Released in September on Netflix, the documentary “Gaga: Five Foot Two” has drummed up its fair share of hype. The documentary follows pop singer Lady Gaga throughout the production of her newest album, “Joanne,” and her marathon on a Superbowl half-time performance.

Gaga mentions multiple times in the documentary that she considers, as many celebrities do, a lifetime achievement.

While most people, myself included, picture Gaga as the singer who has astounded audiences for years with outrageous wigs, performances and jaw-dropping vocals, the Lady Gaga I pictured in my head was nothing like the woman I saw through filmmaker Chris Moukarbel’s lens. This is a woman who had let go of her need to put on a dramatic show and embraced a time of being fully herself and all that comes with it. Even hearing friends and family call her by her non-stage name, Stephani, was a shake to the system of stardom. 

Through the documentary, viewers get an up-close and personal look into Gaga’s life, witnessing heartbreak and pain and candor in ways that rejects every bit of her most famous personas.

Gaga talks of stardom in a way that sometimes may seem like too much information. Her outright critiques of the way the business works and the loneliness she feels seeps in the viewer through Gaga’s candor.

“The methodology behind what I’ve done is when they wanted me to be sexy or they wanted me to be pop I always … put some absurd spin on it that made me feel like I was in control,” Gaga said.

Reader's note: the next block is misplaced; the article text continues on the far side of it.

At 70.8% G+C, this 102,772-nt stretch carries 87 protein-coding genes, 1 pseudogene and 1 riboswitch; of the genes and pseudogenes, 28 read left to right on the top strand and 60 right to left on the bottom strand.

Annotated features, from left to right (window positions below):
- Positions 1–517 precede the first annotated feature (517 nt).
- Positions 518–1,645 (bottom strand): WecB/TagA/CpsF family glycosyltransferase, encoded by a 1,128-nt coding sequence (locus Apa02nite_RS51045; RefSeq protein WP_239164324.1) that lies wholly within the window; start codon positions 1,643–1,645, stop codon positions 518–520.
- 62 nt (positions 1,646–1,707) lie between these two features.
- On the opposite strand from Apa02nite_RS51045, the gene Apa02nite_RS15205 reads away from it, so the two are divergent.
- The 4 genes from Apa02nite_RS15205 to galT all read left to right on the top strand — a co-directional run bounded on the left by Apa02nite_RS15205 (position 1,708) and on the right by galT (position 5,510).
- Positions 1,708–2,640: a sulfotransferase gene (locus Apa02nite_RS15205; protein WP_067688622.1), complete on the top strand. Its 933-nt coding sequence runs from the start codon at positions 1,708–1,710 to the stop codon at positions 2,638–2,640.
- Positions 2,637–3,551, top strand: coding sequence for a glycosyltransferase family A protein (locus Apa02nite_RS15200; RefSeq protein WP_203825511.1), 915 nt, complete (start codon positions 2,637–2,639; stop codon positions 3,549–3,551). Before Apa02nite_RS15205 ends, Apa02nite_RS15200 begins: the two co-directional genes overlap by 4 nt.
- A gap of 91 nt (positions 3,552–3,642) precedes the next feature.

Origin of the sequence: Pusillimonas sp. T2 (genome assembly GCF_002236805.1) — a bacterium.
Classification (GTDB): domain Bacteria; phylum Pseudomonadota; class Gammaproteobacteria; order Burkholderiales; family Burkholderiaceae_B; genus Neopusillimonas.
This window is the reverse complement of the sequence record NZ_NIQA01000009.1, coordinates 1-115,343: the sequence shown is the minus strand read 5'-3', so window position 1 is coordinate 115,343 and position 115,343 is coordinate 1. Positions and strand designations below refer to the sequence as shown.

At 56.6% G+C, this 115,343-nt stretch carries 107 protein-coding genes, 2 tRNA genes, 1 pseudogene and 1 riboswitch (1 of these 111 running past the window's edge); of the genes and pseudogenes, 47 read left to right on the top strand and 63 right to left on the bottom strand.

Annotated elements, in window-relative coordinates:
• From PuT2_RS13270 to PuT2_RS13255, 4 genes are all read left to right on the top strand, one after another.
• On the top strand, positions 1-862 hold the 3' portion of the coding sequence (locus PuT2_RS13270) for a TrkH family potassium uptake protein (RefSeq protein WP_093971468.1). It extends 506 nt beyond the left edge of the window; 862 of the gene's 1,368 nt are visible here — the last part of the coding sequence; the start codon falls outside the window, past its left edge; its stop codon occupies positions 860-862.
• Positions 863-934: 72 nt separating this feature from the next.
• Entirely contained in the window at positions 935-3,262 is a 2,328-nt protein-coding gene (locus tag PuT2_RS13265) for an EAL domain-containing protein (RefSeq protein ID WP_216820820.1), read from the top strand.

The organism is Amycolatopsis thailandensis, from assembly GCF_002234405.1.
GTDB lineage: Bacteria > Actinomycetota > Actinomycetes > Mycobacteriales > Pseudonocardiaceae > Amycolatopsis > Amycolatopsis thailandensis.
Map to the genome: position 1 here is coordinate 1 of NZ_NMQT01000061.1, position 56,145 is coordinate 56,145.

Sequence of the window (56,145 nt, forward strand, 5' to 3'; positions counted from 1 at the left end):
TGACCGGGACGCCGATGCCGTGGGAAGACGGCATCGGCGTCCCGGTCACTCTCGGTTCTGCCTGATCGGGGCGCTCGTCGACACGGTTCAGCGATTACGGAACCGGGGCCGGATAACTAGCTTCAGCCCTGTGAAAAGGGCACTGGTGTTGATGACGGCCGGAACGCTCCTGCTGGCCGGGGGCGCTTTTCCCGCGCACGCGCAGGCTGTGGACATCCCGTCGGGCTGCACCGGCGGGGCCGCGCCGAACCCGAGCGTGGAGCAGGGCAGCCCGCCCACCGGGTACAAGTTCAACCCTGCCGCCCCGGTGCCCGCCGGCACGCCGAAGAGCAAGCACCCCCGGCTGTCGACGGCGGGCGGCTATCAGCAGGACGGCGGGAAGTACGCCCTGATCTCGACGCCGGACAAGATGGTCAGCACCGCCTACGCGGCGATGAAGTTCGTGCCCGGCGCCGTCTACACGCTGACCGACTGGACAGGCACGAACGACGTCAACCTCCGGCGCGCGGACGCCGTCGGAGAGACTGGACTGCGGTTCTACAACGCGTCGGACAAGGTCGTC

She cited an example to her live performance of hit song “Paprazzi” at the 2009 MTV Music Awards that included not only some insane vocals, but it was a dramatic show that used fake blood. 

In the documentary, Gaga also gives a deeper look into the extent of her battle with chronic pain. Not even five minutes into the documentary, Gaga is shown laying on a table in her home with a physical therapist.

“If I get depressed, by body can spasm, like, into a full body spasm, and it all kind of originate from this trauma in my hip from this injury years ago,” Gaga explains to the camera. 

This is not the last time she reveals the extent of her pain. The topic is revisited multiple times, including a particularly bad flare of pain within the making of the documentary.

Other means of her life are introduced, including Gaga’s inspiration, feminism in the music-making industry, use of marijuana, family dynamics, relationships built within the studio and much more.

The movie shows another side to the “Born This Way” singer never seen before, despite her relative openness with her fans and with the media. It’s a must watch-for anyone who can relate to the need to create something honest and the passion it takes to create art and be themselves.